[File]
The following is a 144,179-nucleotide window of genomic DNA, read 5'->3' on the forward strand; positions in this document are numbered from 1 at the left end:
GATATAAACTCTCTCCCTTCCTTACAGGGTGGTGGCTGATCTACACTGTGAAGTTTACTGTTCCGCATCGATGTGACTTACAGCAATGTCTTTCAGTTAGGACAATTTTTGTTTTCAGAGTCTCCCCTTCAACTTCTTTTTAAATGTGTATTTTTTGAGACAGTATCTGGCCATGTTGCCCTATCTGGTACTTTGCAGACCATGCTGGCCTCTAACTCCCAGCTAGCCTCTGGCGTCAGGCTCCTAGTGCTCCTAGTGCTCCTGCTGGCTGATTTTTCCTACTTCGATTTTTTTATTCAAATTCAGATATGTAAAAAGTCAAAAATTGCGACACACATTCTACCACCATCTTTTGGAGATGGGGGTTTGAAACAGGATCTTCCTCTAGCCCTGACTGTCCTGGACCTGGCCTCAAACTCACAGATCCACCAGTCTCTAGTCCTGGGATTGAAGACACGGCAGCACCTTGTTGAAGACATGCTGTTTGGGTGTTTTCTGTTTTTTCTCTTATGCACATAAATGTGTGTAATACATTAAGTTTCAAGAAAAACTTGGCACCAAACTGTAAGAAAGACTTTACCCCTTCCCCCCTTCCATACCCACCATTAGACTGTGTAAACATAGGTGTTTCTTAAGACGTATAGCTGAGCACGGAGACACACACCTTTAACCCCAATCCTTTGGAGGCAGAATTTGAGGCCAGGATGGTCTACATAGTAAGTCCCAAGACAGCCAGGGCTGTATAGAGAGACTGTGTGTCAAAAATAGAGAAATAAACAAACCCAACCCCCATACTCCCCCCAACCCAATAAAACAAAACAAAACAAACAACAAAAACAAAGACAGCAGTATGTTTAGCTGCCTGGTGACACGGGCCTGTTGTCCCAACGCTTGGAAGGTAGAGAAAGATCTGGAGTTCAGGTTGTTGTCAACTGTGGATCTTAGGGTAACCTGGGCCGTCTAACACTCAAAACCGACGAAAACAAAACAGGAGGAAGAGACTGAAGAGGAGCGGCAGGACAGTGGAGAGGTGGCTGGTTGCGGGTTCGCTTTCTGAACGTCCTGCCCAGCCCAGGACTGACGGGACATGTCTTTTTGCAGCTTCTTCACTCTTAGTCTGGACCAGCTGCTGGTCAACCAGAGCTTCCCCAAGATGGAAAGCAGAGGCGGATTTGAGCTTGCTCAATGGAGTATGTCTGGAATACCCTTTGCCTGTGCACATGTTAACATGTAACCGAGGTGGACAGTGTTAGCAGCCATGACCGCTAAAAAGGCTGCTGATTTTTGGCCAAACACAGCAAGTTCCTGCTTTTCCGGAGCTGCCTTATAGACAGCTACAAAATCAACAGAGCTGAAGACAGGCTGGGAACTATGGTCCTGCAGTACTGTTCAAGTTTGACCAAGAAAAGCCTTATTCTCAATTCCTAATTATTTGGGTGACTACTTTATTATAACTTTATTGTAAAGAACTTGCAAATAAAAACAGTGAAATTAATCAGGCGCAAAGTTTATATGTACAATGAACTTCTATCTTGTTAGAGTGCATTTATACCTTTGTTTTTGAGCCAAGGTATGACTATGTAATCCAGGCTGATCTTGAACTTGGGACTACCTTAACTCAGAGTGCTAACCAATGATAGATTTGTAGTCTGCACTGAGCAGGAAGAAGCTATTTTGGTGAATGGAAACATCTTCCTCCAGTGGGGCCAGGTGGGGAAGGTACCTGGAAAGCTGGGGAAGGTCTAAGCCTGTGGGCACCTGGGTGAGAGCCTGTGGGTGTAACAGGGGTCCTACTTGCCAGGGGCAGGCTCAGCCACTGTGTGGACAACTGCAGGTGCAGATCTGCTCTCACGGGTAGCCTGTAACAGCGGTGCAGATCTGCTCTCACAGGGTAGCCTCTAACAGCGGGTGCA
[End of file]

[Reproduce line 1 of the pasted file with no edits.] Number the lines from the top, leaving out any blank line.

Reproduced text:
The following is a 144,179-nucleotide window of genomic DNA, read 5'->3' on the forward strand; positions in this document are numbered from 1 at the left end: